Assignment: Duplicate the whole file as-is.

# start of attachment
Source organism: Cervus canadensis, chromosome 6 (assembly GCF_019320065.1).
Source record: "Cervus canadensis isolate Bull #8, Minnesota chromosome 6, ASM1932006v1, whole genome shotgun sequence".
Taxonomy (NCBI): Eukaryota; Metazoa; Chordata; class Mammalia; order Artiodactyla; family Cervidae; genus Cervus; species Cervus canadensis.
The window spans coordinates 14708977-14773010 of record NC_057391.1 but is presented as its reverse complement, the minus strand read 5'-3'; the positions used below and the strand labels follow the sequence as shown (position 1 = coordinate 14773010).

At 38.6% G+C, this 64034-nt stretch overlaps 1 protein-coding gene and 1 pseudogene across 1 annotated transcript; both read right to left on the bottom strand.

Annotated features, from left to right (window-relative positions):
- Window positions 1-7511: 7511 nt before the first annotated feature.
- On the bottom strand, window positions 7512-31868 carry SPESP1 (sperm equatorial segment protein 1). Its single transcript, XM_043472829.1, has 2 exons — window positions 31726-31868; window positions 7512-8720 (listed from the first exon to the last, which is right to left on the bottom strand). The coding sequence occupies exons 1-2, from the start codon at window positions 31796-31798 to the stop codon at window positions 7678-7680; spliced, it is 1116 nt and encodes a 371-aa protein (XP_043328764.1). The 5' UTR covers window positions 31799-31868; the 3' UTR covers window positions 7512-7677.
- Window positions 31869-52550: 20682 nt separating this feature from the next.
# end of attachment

Source organism: Cervus canadensis, chromosome 6 (assembly GCF_019320065.1).
Source record: "Cervus canadensis isolate Bull #8, Minnesota chromosome 6, ASM1932006v1, whole genome shotgun sequence".
Taxonomy (NCBI): Eukaryota; Metazoa; Chordata; class Mammalia; order Artiodactyla; family Cervidae; genus Cervus; species Cervus canadensis.
The window spans coordinates 14708977-14773010 of record NC_057391.1 but is presented as its reverse complement, the minus strand read 5'-3'; the positions used below and the strand labels follow the sequence as shown (position 1 = coordinate 14773010).

At 38.6% G+C, this 64034-nt stretch overlaps 1 protein-coding gene and 1 pseudogene across 1 annotated transcript; both read right to left on the bottom strand.

Annotated features, from left to right (window-relative positions):
- Window positions 1-7511: 7511 nt before the first annotated feature.
- On the bottom strand, window positions 7512-31868 carry SPESP1 (sperm equatorial segment protein 1). Its single transcript, XM_043472829.1, has 2 exons — window positions 31726-31868; window positions 7512-8720 (listed from the first exon to the last, which is right to left on the bottom strand). The coding sequence occupies exons 1-2, from the start codon at window positions 31796-31798 to the stop codon at window positions 7678-7680; spliced, it is 1116 nt and encodes a 371-aa protein (XP_043328764.1). The 5' UTR covers window positions 31799-31868; the 3' UTR covers window positions 7512-7677.
- Window positions 31869-52550: 20682 nt separating this feature from the next.